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An introduction to Islamic understandings of mental health

Dr Yusuf explains how mental health and mental health problems are, and always have been, recognised in Islam.
The Islamic tradition on mental health is a sustained one over 1400 years. Different mental health conditions and emotional states of the human are very, very much mentioned in the Scripture in the Quran which is the holy book of the Muslims, as well as in the Hadith, which all these sayings and wisdom and guidance of the Blessed Prophet Muhammad, peace and blessings upon him. There is also then an uninterrupted tradition of discussion about these topics, the psychology of the human being from a religious perspective that really runs from the birth of Islam all the way through to modern times.
From a scriptural perspective, there are a number of verses of the Quran that acknowledge the fact of human sadness, anxiety, despair, hopelessness, as well as positive qualities like patience, gratitude, endurance, hope and trust. And these verses are phrased in a very encouraging way. Do not despair. Do not fear. Trust in God’s mercy and so forth. In terms of the way of the Prophet Muhammad, peace and blessings upon him. There are lots of indications to the reality of humans’ emotional life, the emotional life of a human. One’s ups and downs. One’s triumphs and despairs. One’s happiness and sadness. As well as all other elements that come in.
There were people that came to the Prophet, peace and blessings upon him, because of sadness, because of anxiety, because of a sense of… a sense of disconnection
from the world around them, or psychosis 00:02:11.840 –> 00:02:13.280 you might say.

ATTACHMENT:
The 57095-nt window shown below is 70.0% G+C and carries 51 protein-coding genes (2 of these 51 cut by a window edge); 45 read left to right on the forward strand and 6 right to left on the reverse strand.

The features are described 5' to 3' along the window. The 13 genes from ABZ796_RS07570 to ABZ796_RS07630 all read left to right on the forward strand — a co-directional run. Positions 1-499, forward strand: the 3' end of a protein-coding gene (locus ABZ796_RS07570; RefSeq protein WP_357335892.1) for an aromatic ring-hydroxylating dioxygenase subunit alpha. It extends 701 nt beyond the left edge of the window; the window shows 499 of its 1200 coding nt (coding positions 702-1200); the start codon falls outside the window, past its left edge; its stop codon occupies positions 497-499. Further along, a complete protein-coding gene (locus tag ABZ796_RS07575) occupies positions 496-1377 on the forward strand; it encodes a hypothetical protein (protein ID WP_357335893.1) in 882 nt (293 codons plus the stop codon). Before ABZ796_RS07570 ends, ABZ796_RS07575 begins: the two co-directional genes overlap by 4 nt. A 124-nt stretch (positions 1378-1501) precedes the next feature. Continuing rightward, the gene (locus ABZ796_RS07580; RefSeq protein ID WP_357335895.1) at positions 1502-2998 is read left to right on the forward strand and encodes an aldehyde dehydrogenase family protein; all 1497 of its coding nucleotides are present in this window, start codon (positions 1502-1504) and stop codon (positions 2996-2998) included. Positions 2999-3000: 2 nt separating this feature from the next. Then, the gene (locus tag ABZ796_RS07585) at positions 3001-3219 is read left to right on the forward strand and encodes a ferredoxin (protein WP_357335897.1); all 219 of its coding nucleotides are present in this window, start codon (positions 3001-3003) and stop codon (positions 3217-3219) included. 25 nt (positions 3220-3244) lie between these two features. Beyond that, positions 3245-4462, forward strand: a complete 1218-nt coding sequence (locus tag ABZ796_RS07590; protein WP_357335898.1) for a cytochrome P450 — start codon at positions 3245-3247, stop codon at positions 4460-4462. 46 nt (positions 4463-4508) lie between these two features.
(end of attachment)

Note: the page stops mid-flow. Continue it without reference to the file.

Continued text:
There is a particular incident in the life of the Prophet, peace and blessings upon him, that is actually known as the Year of Sadness, a particular year from the 23 years of his prophecy, that is actually called Aam al-huzn, the Year of Sadness, because it was a period in which the Prophet himself, peace and blessings upon him, experienced a lot of reverses, difficulties and hardships, including the loss of his wife. So what you have in the Sunnah, in the life model of the Prophet, peace and blessings upon him, is a very balanced approach to dealing with adverse circumstances to dealing with one’s internal sorrow and anxiety.
There are sometimes specific remedies for ailments that are prescribed in the guidance of the Prophet, peace and blessings upon him. And these include for psychological ones in the Sunnah or the life model of the Prophet, peace and blessings upon him, you also find this concept that there are diseases and cures or illnesses and cures. A very famous tradition of the Prophet, peace and blessings upon him, states God has not sent down any illness except that He has also sent down a cure with it. And Muslims are therefore encouraged, in the words of the Prophet, seek cure from ailments. And this doesn’t only relate to physical ailments, but explicitly to psychological ones as well.
So the Prophet, peace and blessings upon him, mentioned a particular type of a particular type of food which contains certain herbs like barley and honey and he said about this that in this, which is called Talbina, in Talbina, there is a cure for the grief of the heart. And this was actually prescribed to women, particularly in bereavement, post-natal bereavement, for example. This dish would be made for them because there was, it was seen to have a biological cure For these conditions. We then have a long tradition of spirituality and psychology. And there are two elements to this in the classical Islamic tradition.